Councilman Steve Hansen, who represents Land Park at City Hall, is getting a lot of the calls regarding an increase in the homeless population at Land Park. He’s asked the city to fund more rangers to patrol the parks, but that request probably won’t be filled for months. Paul Kitagaki Jr. pkitagaki@sacbee.com
Councilman Steve Hansen, who represents Land Park at City Hall, is getting a lot of the calls regarding an increase in the homeless population at Land Park. He’s asked the city to fund more rangers to patrol the parks, but that request probably won’t be filled for months. Paul Kitagaki Jr. pkitagaki@sacbee.com

City Beat

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City Beat

Neighbors alarmed as homeless turn up in Land Park

By Ryan Lillis

rlillis@sacbee.com

March 04, 2016 05:00 AM

Jeff Dionne has broken the law. He’s upfront about that. But he wasn’t doing it Wednesday.

Nope, Dionne was just enjoying the shade in Land Park, where he’s spent just about every sunlit hour of every day for the past six weeks. On this day – like most – he was tinkering with his bicycle. At one point he paused to go through the stash of chips, tuna salad and Hawaiian Punch he’d purchased at a nearby Dollar Tree.

“I’m just trying to keep everything working,” he said.

Dionne said he grew up in South Land Park and went to McClatchy High School. Then he got into drugs, did 18 months in prison and lost his home.

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It’s not an unusual story in Sacramento County, where an estimated 1,000 people are on the streets every night. Except for one detail: Dionne is part of a small group of homeless men and women who are spending every day in Land Park, the city’s most beloved park – and one that sits in one of the city’s most affluent neighborhoods.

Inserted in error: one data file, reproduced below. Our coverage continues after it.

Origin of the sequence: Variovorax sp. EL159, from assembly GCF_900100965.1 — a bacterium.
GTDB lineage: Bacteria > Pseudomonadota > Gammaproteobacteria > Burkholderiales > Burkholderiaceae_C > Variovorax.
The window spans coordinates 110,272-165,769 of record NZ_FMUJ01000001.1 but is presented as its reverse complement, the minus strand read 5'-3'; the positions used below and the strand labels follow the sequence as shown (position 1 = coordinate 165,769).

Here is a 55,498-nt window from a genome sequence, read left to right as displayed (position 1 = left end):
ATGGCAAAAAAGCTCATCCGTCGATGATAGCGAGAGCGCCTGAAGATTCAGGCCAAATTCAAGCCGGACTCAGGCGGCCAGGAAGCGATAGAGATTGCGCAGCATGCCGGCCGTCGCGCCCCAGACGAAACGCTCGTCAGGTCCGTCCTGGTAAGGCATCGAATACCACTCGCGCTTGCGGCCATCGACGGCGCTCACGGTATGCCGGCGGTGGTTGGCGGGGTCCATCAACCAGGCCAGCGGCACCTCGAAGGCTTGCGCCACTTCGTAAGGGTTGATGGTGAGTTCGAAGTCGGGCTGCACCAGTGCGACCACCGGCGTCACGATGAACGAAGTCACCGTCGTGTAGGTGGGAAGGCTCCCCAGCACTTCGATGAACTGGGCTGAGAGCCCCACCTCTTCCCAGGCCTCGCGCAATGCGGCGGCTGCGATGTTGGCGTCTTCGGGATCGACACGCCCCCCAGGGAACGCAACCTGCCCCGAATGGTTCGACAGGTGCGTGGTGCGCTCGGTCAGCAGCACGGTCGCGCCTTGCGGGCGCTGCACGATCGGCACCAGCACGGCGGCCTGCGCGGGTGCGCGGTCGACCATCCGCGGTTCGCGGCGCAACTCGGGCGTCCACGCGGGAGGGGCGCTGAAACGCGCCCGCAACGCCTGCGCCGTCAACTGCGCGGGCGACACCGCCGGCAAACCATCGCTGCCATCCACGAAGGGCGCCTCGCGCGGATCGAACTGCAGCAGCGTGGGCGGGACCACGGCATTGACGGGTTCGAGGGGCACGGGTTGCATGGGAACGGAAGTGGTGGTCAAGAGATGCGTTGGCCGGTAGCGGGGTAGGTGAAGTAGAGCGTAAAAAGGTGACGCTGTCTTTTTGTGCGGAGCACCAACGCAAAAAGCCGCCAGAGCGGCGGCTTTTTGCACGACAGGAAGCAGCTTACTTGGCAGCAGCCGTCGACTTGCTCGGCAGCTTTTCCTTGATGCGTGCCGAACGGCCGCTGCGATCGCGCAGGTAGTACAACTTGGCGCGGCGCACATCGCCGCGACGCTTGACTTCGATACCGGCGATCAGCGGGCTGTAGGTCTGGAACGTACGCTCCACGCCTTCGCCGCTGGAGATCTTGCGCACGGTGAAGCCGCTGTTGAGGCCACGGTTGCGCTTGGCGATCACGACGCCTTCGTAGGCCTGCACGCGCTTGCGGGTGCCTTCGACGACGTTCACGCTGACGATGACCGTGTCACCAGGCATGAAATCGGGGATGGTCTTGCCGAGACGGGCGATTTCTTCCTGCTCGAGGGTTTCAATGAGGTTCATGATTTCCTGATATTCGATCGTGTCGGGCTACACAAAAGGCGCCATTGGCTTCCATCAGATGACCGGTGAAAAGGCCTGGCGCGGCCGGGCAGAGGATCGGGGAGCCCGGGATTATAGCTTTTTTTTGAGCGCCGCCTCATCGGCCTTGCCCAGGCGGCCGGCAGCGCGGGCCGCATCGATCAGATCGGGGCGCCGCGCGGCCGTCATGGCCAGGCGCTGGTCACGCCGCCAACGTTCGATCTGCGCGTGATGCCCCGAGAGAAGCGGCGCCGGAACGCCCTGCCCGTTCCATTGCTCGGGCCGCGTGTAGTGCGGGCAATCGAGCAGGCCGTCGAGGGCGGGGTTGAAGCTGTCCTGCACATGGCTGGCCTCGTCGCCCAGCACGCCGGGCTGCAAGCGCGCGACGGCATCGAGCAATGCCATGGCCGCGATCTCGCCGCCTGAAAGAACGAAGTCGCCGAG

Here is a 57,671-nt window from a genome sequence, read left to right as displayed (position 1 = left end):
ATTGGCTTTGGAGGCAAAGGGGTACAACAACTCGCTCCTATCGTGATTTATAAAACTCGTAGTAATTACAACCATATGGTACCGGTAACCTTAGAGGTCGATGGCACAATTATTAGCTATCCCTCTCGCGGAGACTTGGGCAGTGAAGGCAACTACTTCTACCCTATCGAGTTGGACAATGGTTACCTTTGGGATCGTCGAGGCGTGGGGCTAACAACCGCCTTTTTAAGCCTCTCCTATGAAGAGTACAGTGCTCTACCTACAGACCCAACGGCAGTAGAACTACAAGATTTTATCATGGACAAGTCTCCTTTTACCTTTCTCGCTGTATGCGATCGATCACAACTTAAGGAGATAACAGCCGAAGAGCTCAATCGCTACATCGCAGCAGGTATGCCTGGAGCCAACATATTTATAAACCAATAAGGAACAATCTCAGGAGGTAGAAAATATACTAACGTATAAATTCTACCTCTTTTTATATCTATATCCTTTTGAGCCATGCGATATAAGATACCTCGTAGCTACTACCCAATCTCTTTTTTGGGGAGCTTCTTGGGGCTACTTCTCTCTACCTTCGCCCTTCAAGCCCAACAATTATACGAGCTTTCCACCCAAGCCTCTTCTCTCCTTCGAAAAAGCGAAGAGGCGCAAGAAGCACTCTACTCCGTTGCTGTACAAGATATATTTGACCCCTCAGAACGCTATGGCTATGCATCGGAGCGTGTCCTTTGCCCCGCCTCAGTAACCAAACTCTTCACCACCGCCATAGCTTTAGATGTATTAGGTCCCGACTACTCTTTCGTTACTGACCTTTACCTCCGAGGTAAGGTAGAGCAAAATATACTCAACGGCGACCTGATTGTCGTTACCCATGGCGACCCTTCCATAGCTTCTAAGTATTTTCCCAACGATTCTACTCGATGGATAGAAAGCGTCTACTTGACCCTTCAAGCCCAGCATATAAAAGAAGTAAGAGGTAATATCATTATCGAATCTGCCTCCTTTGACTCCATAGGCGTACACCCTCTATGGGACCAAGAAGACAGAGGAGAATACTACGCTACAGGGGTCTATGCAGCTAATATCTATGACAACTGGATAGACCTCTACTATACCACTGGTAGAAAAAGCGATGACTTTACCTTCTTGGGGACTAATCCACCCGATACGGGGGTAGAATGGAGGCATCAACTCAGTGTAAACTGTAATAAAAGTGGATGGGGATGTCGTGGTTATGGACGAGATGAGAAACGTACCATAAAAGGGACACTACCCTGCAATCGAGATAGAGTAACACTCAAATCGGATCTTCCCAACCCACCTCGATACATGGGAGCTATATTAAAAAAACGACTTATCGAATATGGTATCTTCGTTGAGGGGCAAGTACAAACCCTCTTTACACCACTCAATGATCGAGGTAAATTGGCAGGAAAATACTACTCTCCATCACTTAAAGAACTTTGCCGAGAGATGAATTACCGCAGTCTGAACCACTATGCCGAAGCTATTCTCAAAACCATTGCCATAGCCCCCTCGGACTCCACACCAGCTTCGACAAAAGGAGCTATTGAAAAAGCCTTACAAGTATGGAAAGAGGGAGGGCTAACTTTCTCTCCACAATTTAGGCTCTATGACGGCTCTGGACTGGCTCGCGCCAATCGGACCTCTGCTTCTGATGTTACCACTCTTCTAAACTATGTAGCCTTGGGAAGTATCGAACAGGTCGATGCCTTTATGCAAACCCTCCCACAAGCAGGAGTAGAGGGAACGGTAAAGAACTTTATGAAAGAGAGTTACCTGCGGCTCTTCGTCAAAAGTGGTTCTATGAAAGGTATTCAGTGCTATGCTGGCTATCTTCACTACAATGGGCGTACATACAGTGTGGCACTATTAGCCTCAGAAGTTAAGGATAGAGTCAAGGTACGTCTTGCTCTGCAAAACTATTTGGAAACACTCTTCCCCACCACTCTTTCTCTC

The group’s presence there – near the cement stage and bathroom along Freeport Boulevard – has alarmed a lot of neighbors. They’ve flooded the pages of the website Nextdoor and are pounding on elected officials to do something.

Councilman Steve Hansen, who represents Land Park at City Hall, is getting a lot of the calls. He’s asked the city to fund more rangers to patrol the parks, but that request probably won’t be filled for months. Hansen said there are two rangers patrolling city parks at any given time. One of their tasks is making sure Dionne and other homeless men and women don’t sleep in parks.

“We’re somewhat handcuffed to prevent negative behavior, especially when our park rangers are spread so thin,” Hansen said.

Dionne said he had spent the last few years camping along the Sacramento River, near Miller Park. But as local police increased their enforcement in the area – just as they’ve done along the American River Parkway lately – Dionne finally packed up and moved to Land Park. He sleeps at night behind a nearby church, but is back in the park soon after the sun rises.

I’m accustomed to this area; this is where I grew up. This is my home.span

Jeff Dionne, a homeless man who spends his days in Land Park

Most of the evidence is anecdotal, but it appears more homeless men and women are showing up in parts of the region where they hadn’t been before.

Sacramento Steps Forward, the region’s lead homeless service provider, has received reports of homeless people appearing in Carmichael, Orangevale and North Natomas. There was even a report of homeless people showing up in Valley View Acres, a secluded enclave of farms and ranches at the city’s northern edge.

“We are probably seeing more people in the neighborhoods because there is activity – flood control, fire prevention – on the rivers,” said Maya Wallace, a director of external affairs for Steps Forward. “So it’s not a matter of ‘Are there just more?’ as it is ‘Where are they living?’”

Ultimately, it’s up to Sacramento Steps Forward to address this. And it’s trying. Since July, Wallace said, it has placed 61 homeless people in permanent housing facilities linked to services.

Dionne, like a lot of people in his situation, said he’d prefer to have a job and live in a home. But for now he seems pretty comfortable spending his days in Land Park.

“I’m accustomed to this area; this is where I grew up,” he said. “This is my home.”